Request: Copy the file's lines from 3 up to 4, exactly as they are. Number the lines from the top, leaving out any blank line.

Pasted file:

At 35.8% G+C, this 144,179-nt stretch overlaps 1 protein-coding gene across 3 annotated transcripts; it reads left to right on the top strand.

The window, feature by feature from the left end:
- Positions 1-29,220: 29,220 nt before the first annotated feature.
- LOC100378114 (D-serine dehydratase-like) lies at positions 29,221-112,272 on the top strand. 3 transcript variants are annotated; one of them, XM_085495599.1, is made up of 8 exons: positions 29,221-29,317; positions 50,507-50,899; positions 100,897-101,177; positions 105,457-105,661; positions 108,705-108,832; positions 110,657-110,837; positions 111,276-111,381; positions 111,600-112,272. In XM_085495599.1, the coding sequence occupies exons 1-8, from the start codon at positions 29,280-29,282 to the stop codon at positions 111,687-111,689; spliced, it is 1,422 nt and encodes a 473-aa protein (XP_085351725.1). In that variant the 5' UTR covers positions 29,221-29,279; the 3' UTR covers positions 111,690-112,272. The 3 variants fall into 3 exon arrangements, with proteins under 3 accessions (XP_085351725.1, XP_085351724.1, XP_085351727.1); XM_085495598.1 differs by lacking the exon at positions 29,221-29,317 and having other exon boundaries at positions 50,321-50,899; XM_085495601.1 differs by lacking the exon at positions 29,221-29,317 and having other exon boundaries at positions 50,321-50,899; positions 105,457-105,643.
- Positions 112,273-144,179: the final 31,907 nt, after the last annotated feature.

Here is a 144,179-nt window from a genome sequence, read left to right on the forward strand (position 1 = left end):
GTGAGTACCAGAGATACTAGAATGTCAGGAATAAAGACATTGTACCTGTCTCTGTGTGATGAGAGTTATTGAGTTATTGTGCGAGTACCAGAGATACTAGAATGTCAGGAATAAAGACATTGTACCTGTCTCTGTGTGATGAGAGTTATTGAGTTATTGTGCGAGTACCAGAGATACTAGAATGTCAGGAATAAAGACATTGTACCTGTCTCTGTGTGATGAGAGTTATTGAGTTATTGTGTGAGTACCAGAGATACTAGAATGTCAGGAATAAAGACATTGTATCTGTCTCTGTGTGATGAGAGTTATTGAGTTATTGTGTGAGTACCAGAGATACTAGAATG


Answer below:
- Positions 1-29,220: 29,220 nt before the first annotated feature.
- LOC100378114 (D-serine dehydratase-like) lies at positions 29,221-112,272 on the top strand. 3 transcript variants are annotated; one of them, XM_085495599.1, is made up of 8 exons: positions 29,221-29,317; positions 50,507-50,899; positions 100,897-101,177; positions 105,457-105,661; positions 108,705-108,832; positions 110,657-110,837; positions 111,276-111,381; positions 111,600-112,272. In XM_085495599.1, the coding sequence occupies exons 1-8, from the start codon at positions 29,280-29,282 to the stop codon at positions 111,687-111,689; spliced, it is 1,422 nt and encodes a 473-aa protein (XP_085351725.1). In that variant the 5' UTR covers positions 29,221-29,279; the 3' UTR covers positions 111,690-112,272. The 3 variants fall into 3 exon arrangements, with proteins under 3 accessions (XP_085351725.1, XP_085351724.1, XP_085351727.1); XM_085495598.1 differs by lacking the exon at positions 29,221-29,317 and having other exon boundaries at positions 50,321-50,899; XM_085495601.1 differs by lacking the exon at positions 29,221-29,317 and having other exon boundaries at positions 50,321-50,899; positions 105,457-105,643.